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The mortgage rate conundrum

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  • Alejandro Justiniano
  • Giorgio E. Primiceri
  • Andrea Tambalotti

Abstract

We document the emergence of a disconnect between mortgage and Treasury interest rates in the summer of 2003. Following the end of the Federal Reserve?s expansionary cycle in June 2003, mortgage rates failed to rise according to their historical relationship with Treasury yields, leading to significantly and persistently easier mortgage credit conditions. We uncover this phenomenon by analyzing a large data set with millions of loan-level observations, which allows us to control for the impact of varying loan, borrower, and geographic characteristics. These detailed data also reveal that delinquency rates started to rise for loans originated after mid-2003, exactly when mortgage rates disconnected from Treasury yields and credit became relatively cheaper.

Suggested Citation

  • Alejandro Justiniano & Giorgio E. Primiceri & Andrea Tambalotti, 2017. "The mortgage rate conundrum," Staff Reports 829, Federal Reserve Bank of New York.
  • Handle: RePEc:fip:fednsr:829
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    References listed on IDEAS

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    1. Atif Mian & Amir Sufi, 2017. "Fraudulent Income Overstatement on Mortgage Applications During the Credit Expansion of 2002 to 2005," Review of Financial Studies, Society for Financial Studies, vol. 30(6), pages 1832-1864.
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    Cited by:

    1. Contessi, Silvio & De Pace, Pierangelo & Guidolin, Massimo, 2020. "Mildly explosive dynamics in U.S. fixed income markets," European Journal of Operational Research, Elsevier, vol. 287(2), pages 712-724.
    2. Gadi Barlevy & Jonas Fisher, . "Why were interest only mortgages so population during U.S. housing boom?," Review of Economic Dynamics, Elsevier for the Society for Economic Dynamics.
    3. Bäckman, Claes & Khorunzhina, Natalia, 2020. "Interest-Only Mortgages and Consumption Growth: Evidence from a Mortgage Market Reform," MPRA Paper 98524, University Library of Munich, Germany.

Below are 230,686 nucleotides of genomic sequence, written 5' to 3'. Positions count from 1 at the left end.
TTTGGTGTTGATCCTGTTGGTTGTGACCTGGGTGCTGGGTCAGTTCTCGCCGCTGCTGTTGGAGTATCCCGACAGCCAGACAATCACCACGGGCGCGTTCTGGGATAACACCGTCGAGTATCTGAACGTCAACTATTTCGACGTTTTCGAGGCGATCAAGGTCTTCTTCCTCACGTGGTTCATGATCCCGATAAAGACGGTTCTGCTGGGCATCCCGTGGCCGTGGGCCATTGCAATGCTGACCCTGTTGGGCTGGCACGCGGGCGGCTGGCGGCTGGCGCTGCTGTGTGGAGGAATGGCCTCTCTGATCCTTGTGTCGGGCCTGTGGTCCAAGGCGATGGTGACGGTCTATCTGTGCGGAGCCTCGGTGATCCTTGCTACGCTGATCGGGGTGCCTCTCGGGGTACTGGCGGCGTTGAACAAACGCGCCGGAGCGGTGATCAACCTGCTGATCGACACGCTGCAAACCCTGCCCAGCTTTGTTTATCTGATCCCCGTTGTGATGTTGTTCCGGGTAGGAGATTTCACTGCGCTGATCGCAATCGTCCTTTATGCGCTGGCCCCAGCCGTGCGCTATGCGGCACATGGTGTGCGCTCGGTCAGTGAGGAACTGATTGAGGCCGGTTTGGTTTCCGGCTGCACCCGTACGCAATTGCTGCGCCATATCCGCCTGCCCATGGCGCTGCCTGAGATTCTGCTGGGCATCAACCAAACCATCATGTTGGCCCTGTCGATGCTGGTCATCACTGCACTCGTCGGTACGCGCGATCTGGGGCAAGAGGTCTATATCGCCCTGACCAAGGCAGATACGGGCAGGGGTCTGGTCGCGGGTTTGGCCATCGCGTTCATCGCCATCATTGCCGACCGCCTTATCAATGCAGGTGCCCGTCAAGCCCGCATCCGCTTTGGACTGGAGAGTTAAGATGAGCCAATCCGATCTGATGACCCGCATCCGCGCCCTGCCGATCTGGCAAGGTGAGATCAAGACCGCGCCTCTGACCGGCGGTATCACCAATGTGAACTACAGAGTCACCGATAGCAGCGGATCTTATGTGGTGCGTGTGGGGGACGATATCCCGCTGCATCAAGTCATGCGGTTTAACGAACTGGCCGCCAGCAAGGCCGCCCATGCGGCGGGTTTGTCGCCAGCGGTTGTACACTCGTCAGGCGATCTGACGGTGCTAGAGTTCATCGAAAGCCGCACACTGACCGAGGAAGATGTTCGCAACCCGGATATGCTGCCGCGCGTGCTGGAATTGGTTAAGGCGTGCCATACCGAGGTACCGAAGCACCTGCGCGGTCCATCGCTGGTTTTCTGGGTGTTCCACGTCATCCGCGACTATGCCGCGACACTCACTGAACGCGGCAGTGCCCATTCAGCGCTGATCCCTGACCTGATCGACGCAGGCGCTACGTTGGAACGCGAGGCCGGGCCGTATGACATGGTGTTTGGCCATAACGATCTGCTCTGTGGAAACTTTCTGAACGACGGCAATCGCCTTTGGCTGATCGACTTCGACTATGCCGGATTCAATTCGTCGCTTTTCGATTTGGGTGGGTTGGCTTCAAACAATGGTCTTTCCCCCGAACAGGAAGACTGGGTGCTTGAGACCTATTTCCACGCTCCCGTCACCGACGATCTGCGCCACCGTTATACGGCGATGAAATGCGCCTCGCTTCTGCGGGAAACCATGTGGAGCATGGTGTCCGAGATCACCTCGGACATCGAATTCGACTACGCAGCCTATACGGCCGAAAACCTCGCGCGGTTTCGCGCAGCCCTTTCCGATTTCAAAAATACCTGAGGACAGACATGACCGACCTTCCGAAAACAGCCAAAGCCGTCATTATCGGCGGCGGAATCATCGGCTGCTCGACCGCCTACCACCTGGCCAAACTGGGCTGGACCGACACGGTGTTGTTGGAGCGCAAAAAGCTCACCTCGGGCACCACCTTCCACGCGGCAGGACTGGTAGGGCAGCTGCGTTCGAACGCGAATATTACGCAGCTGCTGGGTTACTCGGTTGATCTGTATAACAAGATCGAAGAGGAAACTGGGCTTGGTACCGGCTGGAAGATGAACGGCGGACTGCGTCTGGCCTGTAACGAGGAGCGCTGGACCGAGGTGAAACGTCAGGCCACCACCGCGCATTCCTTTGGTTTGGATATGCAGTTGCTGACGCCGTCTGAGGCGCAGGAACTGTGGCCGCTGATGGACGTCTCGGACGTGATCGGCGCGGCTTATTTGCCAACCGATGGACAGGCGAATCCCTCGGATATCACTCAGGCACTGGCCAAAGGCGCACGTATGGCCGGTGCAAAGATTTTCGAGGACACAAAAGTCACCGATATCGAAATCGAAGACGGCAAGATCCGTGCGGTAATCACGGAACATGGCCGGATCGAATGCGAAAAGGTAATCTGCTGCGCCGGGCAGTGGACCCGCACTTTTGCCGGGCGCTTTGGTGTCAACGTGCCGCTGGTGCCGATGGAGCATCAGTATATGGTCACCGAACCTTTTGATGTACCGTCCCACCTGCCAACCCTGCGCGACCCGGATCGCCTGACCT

4. Carlos Garriga & Aaron Hedlund, 2019. "Crises in the Housing Market: Causes, Consequences, and Policy Lessons," Working Papers 2019-33, Federal Reserve Bank of St. Louis.
    5. Paul, Pascal, 2020. "A macroeconomic model with occasional financial crises," Journal of Economic Dynamics and Control, Elsevier, vol. 112(C).
    6. Nelson Lind, 2017. "Credit Regimes and the Seeds of Crisis," 2017 Meeting Papers 1474, Society for Economic Dynamics.
    7. Saroj Bhattarai & Choongryul Yang & Felipe Schwartzman, 2019. "The Persistent Employment E ffects of the 2006-09 U.S. Housing Wealth Collapse," 2019 Meeting Papers 671, Society for Economic Dynamics.
    8. Bäckman, Claes & Lutz, Chandler, 2020. "The impact of interest-only loans on affordability," Regional Science and Urban Economics, Elsevier, vol. 80(C).
    9. James A Kahn & Benjamin S Kay, 2020. "The impact of credit risk mispricing on mortgage lending during the subprime boom," BIS Working Papers 875, Bank for International Settlements.
    10. James A. Kahn & Benjamin S. Kay, 2019. "The Impact of Credit Risk Mispricing on Mortgage Lending during the Subprime Boom," Finance and Economics Discussion Series 2019-046, Board of Governors of the Federal Reserve System (U.S.).

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    More about this item

    Keywords

    credit boom; private label; securitization; subprime; housing boom;
    All these keywords.

    JEL classification:

    • G21 - Financial Economics - - Financial Institutions and Services - - - Banks; Other Depository Institutions; Micro Finance Institutions; Mortgages
    • E44 - Macroeconomics and Monetary Economics - - Money and Interest Rates - - - Financial Markets and the Macroeconomy
    • E32 - Macroeconomics and Monetary Economics - - Prices, Business Fluctuations, and Cycles - - - Business Fluctuations; Cycles

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